Climategate, UK Edition: Following the Money, All €4 Trillion of It
There’s a question oft-posed by the proponents of global warming… or of “climate change,” as the new term of art has it, thus allowing warmists to claim both the snowstorm now blanketing America’s East Coast, as well as the melting of that snow, as evidence for their theory.
“To what end?” the warmists ask the skeptics. Or, in the lingua franca of conspiracy theorists everywhere: “Cui bono, my friend, cui bono?”
Well, lots of people are benefiting from the practical implications of this theory. There’s Nobel Laureate Al Gore for one, who is on track to become the first green billionaire:
Then, at the UN there is the organization that shared Gore’s Nobel Prize, the IPCC, and its controversial director Dr. Rajendra Pachauri, a railway engineer with no back ground in climate science who lives what has been described as a lavish lifestyle in Delhi. Publicly he oversaw a report issued with the imprimatur of the UN that the Himalayan glaciers that feed India’s rivers will have melted by 2035. Privately he has been acting as a director or advisor to a score of companies, including Pegasus Capital Advisors, GlorOil, Toyota, and Deutsche Bank, as revealed by Christopher Booker of the Telegraph here and here.
But hard-core warmists, intent on skepticizing the skeptics, invariably ask: “why would the media go along with this poppycock?”
Yes, why are the media so invested in the warming notion, given the countervailing evidence, the fact that the last climate theory (the global cooling scare of the 1970s) was so quickly disproven, and that it is self-evident that CO2, that most persecuted of molecules, is essential for life… for plant life. (When an elephant sighs, a tree smiles.)
Well, the BBC, a prime proponents of warming theory, or AGW, has heavily invested its pension fund in the theory, and thus have had a major non-Scientific reason for their bias. As revealed this weekend in The Express:
The corporation is under investigation after being inundated with complaints that its editorial coverage of climate change is biased in favour of those who say it is a man-made phenomenon. The £8billion pension fund is likely to come under close scrutiny over its commitment to promote a low-carbon economy while struggling to reverse an estimated £2billion deficit. Concerns are growing that BBC journalists and their bosses regard disputed scientific theory that climate change is caused by mankind as “mainstream” while huge sums of employees’ money is invested in companies whose success depends on the theory being widely accepted. The BBC is the only media organisation in Britain whose pension fund is a member of the Institutional Investors Group on Climate Change, which has more than 50 members across Europe.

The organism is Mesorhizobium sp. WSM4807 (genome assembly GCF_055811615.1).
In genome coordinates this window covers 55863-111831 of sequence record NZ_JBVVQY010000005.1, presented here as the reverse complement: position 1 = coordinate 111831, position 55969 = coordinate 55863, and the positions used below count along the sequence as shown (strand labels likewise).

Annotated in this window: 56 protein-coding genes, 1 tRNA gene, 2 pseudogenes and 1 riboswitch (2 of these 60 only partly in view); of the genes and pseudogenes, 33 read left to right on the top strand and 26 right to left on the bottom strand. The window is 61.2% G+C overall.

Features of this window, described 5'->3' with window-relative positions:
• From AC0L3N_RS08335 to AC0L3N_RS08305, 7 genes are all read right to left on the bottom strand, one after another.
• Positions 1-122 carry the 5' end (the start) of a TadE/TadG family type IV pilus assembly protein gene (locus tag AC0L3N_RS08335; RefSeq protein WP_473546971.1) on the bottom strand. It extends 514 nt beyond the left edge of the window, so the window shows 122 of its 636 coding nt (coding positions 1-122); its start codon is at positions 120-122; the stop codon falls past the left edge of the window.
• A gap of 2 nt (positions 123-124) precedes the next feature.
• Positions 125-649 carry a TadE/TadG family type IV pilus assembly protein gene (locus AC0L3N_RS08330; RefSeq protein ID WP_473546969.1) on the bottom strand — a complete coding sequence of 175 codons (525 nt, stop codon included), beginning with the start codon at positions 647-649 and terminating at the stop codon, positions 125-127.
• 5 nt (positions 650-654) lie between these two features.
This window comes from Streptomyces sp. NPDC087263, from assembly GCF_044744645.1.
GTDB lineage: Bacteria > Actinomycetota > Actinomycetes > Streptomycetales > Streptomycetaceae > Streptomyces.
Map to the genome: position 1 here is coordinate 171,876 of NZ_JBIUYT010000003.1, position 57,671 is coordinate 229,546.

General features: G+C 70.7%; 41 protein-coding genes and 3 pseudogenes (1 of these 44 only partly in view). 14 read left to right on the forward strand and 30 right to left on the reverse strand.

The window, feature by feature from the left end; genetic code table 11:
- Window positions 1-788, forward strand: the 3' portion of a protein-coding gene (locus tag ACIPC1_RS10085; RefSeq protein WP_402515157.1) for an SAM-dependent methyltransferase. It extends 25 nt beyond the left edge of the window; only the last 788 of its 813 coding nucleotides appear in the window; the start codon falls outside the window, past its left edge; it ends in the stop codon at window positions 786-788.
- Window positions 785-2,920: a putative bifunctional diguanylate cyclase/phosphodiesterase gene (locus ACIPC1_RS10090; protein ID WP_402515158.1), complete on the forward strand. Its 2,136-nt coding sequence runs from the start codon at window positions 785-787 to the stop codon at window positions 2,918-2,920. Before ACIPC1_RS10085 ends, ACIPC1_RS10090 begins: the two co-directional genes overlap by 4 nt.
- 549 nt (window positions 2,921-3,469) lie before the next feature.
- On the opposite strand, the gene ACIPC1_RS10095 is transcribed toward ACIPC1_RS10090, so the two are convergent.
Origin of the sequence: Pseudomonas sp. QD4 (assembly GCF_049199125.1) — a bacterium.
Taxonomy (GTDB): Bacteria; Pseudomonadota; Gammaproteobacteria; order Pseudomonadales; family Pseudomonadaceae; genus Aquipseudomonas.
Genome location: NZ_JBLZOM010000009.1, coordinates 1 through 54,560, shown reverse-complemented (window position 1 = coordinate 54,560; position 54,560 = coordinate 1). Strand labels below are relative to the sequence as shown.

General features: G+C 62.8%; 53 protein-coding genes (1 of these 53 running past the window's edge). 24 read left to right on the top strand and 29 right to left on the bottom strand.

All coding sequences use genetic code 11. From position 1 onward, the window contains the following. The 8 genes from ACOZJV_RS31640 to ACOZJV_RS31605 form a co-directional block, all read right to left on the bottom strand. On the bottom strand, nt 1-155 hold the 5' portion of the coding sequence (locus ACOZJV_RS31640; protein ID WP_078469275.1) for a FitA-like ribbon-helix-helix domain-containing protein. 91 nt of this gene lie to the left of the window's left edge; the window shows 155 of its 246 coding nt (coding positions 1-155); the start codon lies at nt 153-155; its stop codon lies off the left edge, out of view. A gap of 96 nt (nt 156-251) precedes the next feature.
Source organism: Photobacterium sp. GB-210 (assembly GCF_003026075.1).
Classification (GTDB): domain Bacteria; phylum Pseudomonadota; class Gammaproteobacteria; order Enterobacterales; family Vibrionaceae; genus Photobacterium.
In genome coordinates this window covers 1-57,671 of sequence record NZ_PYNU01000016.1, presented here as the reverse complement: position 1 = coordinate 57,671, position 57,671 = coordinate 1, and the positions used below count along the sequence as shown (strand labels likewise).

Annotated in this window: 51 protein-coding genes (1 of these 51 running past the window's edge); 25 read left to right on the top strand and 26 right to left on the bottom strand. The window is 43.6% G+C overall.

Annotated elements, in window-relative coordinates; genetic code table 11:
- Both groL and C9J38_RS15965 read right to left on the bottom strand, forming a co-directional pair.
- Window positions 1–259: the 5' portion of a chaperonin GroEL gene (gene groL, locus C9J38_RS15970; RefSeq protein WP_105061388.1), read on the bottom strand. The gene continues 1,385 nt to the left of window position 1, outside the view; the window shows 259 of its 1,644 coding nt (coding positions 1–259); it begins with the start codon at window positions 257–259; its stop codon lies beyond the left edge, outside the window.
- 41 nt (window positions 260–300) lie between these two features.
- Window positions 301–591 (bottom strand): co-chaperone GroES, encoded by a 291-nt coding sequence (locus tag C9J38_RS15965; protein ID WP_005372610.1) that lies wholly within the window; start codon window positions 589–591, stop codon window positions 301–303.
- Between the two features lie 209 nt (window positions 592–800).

The IIGCC is an interesting group. As their website explains:
The IIGCC is a forum for collaboration on climate change for European investors. The group’s objective is to catalyse greater investment in a low carbon economy by bringing investors together to use their collective influence with companies, policymakers and investors. The group currently has over 50 members, including some of the largest pension funds and asset managers in Europe, and represents assets of around €4 trillion.
Wait… I hate to be a skeptic, but did they just say… “Four Trillion Euros”?
The Chairman of IIGCC investment group is Peter Dunscombe, who also happens to be the BBC’s Head of Pensions Investment.
Cui bono, my friend, cui bono?
Read original for links: http://bigjournalism.com/otockfield/2010/02/12/climategate-uk-edition-following-the-money-all-e4-trillion-of-it/